§ Conversation with Olaf Klinke

do you have reading you'd recommend to gain your viewpoint of computation-as-topology-as-computation?
I am a topologist, a domain theorist to be more precise. I had the privilege to meet many founders of this relatively young field of mathematics. Domain theory is a denotational semantics (there are others) of lambda calculus. For reading, there is the old testament and the new testament, as I call it. The old testament is "A compendium of continuous lattices" ISBN 3-540-10111-X ISBN 0-387-10111-X The new testament is "Continuous lattices and domains" ISBN 0-521-80338-1 Domain theory makes sense once one stops disregarding bottom |, or undefined. Think of domains as triangular objects, e.g. the type Bool
False   True
    \   /
     _|_
How does one compute a real number? Think of a horizontal real interval, and draw a triangle underneath:
---[---]---
\   \ /   /
 \   .   /
  \     /
   \   /
    _|_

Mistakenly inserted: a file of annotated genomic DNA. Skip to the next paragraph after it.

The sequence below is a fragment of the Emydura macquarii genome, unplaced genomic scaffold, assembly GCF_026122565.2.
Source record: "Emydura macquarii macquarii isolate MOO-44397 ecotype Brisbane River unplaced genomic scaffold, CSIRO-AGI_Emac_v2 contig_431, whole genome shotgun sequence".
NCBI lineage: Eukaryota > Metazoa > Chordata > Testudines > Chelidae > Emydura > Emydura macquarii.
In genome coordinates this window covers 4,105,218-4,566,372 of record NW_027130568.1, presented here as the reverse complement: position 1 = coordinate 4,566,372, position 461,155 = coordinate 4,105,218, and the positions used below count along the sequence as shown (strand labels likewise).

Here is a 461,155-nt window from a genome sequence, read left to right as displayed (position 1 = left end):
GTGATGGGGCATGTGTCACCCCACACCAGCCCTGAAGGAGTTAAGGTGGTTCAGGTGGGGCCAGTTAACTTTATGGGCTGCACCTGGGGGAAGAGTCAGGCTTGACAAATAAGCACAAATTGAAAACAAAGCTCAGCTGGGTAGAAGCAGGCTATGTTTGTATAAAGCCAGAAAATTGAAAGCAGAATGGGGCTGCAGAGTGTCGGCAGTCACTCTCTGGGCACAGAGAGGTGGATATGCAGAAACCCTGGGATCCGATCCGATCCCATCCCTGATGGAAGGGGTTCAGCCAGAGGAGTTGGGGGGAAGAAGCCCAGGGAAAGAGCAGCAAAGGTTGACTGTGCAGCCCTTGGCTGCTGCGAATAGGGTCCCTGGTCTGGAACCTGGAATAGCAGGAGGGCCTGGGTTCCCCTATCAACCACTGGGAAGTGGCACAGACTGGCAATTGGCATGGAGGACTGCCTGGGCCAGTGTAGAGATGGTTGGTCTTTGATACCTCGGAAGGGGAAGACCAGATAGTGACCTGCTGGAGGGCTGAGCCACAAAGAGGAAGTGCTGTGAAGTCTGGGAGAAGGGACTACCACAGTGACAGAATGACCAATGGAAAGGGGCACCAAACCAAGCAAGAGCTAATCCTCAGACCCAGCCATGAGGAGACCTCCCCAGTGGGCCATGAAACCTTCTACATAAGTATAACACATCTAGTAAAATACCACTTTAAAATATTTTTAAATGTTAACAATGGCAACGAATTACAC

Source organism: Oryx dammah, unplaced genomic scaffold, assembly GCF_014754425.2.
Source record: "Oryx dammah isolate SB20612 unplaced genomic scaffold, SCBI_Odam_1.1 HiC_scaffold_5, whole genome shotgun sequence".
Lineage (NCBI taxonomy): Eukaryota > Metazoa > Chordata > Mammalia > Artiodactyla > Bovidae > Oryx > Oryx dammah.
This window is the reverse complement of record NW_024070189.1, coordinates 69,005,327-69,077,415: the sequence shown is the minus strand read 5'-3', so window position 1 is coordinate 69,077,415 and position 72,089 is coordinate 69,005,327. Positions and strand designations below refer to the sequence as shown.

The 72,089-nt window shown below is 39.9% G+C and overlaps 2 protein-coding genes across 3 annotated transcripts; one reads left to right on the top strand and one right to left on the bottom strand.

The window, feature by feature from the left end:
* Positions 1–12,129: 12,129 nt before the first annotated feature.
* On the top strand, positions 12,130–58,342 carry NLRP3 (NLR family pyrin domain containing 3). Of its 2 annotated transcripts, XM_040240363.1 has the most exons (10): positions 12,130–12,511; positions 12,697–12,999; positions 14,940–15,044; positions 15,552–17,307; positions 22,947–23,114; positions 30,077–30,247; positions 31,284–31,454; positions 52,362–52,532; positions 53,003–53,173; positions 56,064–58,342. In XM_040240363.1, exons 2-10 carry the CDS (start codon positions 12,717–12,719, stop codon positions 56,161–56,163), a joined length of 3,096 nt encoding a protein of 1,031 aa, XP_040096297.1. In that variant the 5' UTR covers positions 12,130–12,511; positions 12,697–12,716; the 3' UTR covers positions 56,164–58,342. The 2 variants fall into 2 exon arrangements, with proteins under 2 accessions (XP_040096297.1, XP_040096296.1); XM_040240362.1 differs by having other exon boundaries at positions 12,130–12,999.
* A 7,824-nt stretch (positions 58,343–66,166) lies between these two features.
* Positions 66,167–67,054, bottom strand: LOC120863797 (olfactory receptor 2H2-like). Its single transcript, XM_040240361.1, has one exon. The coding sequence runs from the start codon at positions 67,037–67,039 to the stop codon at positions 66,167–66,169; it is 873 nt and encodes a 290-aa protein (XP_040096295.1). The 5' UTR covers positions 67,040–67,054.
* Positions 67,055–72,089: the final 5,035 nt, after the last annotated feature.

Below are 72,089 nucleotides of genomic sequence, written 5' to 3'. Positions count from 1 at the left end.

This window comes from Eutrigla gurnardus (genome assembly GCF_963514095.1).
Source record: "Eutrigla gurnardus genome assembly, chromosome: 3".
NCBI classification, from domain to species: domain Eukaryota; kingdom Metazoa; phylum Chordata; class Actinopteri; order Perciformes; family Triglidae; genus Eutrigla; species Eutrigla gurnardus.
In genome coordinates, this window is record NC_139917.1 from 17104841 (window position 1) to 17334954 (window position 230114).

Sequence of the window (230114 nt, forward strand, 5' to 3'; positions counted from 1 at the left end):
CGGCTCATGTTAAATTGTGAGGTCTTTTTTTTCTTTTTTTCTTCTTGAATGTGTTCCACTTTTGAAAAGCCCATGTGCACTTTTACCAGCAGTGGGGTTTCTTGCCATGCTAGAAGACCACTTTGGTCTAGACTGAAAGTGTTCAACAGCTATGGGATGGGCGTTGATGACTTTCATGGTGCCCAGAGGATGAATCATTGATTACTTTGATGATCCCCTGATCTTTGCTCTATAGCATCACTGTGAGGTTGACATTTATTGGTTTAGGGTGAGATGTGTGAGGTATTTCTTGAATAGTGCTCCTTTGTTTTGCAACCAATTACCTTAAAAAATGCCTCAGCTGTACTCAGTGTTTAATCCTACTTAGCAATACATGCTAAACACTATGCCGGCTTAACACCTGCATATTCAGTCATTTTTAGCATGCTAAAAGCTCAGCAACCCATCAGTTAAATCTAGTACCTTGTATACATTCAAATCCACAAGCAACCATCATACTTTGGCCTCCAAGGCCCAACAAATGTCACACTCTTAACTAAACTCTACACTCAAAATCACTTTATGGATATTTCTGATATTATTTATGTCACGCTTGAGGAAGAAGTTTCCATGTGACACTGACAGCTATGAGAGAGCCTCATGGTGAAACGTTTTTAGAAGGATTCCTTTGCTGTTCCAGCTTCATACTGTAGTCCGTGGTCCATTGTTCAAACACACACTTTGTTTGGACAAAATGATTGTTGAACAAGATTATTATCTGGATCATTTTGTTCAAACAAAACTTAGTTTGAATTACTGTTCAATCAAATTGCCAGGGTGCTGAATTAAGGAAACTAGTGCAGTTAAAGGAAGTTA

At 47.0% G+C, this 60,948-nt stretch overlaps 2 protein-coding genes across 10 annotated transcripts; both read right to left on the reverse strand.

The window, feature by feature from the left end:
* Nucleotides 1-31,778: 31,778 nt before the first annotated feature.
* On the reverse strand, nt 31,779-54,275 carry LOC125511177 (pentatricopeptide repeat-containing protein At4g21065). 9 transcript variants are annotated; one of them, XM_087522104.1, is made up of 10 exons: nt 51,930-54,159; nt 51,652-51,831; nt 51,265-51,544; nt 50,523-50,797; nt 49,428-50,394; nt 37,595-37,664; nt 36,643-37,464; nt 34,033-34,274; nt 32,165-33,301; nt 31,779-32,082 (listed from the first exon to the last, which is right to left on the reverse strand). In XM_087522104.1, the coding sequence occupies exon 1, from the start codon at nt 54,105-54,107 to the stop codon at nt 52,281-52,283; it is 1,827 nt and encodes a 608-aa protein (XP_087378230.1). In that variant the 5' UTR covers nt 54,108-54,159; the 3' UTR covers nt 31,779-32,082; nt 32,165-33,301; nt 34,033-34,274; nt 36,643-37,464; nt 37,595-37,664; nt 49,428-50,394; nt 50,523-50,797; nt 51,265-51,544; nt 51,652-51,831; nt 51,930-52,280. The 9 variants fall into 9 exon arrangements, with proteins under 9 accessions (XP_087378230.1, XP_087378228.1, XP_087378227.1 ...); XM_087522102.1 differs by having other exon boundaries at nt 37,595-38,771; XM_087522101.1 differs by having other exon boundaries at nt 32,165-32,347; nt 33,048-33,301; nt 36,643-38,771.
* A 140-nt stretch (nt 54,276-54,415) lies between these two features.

Every point in the triangle represents a closed interval. At the top is a copy of the real numbers in the form of singleton intervals, the "total" elements. Every point underneath is a proper interval, representing everything reachable by "fanning out" upward from that point. This may be a model for e.g. interval arithmetic, where computing a more precise result means moving up in the triangular domain of intervals. Directed suprema (results of recursive computations) in this domain are nested intersections of intervals. Existence of these directed suprema is equivalent to the uniqueness and non-emptyness of the nested intersections, which again is guaranteed by the two topological properties "Hausfdorff" and "compactness" of the closed real interval. A treasure trove of smart little Haskell programs is Martín Escardó's so-called Barbados notes, number 46 in https://www.cs.bham.ac.uk/~mhe/papers/index.html